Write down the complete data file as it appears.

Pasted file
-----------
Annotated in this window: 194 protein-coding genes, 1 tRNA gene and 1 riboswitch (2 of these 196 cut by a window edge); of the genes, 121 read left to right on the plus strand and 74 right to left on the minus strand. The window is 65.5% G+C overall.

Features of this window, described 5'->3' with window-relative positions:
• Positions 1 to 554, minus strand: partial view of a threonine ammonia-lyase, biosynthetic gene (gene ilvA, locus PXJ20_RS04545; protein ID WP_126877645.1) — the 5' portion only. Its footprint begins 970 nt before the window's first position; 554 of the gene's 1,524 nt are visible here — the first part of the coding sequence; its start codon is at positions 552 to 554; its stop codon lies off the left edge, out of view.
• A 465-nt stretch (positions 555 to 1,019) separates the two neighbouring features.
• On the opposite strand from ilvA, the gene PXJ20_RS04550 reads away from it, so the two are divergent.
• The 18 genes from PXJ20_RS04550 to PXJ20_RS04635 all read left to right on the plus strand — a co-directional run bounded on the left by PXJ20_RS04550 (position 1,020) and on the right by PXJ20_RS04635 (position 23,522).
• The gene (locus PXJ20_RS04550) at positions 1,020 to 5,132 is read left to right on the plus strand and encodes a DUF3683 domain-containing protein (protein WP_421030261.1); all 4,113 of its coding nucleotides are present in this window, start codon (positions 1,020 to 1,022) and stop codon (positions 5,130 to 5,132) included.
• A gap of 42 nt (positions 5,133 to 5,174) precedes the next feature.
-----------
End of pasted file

Annotated in this window: 194 protein-coding genes, 1 tRNA gene and 1 riboswitch (2 of these 196 cut by a window edge); of the genes, 121 read left to right on the plus strand and 74 right to left on the minus strand. The window is 65.5% G+C overall.

Features of this window, described 5'->3' with window-relative positions:
• Positions 1 to 554, minus strand: partial view of a threonine ammonia-lyase, biosynthetic gene (gene ilvA, locus PXJ20_RS04545; protein ID WP_126877645.1) — the 5' portion only. Its footprint begins 970 nt before the window's first position; 554 of the gene's 1,524 nt are visible here — the first part of the coding sequence; its start codon is at positions 552 to 554; its stop codon lies off the left edge, out of view.
• A 465-nt stretch (positions 555 to 1,019) separates the two neighbouring features.
• On the opposite strand from ilvA, the gene PXJ20_RS04550 reads away from it, so the two are divergent.
• The 18 genes from PXJ20_RS04550 to PXJ20_RS04635 all read left to right on the plus strand — a co-directional run bounded on the left by PXJ20_RS04550 (position 1,020) and on the right by PXJ20_RS04635 (position 23,522).
• The gene (locus PXJ20_RS04550) at positions 1,020 to 5,132 is read left to right on the plus strand and encodes a DUF3683 domain-containing protein (protein WP_421030261.1); all 4,113 of its coding nucleotides are present in this window, start codon (positions 1,020 to 1,022) and stop codon (positions 5,130 to 5,132) included.
• A gap of 42 nt (positions 5,133 to 5,174) precedes the next feature.